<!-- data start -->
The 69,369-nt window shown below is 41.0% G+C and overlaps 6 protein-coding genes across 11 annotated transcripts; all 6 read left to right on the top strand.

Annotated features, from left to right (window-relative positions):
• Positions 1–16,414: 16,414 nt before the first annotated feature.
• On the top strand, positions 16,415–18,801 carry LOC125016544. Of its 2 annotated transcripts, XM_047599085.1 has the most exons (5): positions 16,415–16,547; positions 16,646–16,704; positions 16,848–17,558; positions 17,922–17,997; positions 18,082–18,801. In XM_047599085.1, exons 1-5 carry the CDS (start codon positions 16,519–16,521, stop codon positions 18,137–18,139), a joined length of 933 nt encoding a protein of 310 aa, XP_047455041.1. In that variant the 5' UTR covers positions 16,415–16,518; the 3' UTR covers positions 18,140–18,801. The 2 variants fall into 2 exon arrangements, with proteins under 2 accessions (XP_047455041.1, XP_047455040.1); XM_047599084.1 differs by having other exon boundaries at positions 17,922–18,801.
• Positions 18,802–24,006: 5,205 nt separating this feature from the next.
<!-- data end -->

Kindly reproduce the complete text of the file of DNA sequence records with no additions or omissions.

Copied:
The 69,369-nt window shown below is 41.0% G+C and overlaps 6 protein-coding genes across 11 annotated transcripts; all 6 read left to right on the top strand.

Annotated features, from left to right (window-relative positions):
• Positions 1–16,414: 16,414 nt before the first annotated feature.
• On the top strand, positions 16,415–18,801 carry LOC125016544. Of its 2 annotated transcripts, XM_047599085.1 has the most exons (5): positions 16,415–16,547; positions 16,646–16,704; positions 16,848–17,558; positions 17,922–17,997; positions 18,082–18,801. In XM_047599085.1, exons 1-5 carry the CDS (start codon positions 16,519–16,521, stop codon positions 18,137–18,139), a joined length of 933 nt encoding a protein of 310 aa, XP_047455041.1. In that variant the 5' UTR covers positions 16,415–16,518; the 3' UTR covers positions 18,140–18,801. The 2 variants fall into 2 exon arrangements, with proteins under 2 accessions (XP_047455041.1, XP_047455040.1); XM_047599084.1 differs by having other exon boundaries at positions 17,922–18,801.
• Positions 18,802–24,006: 5,205 nt separating this feature from the next.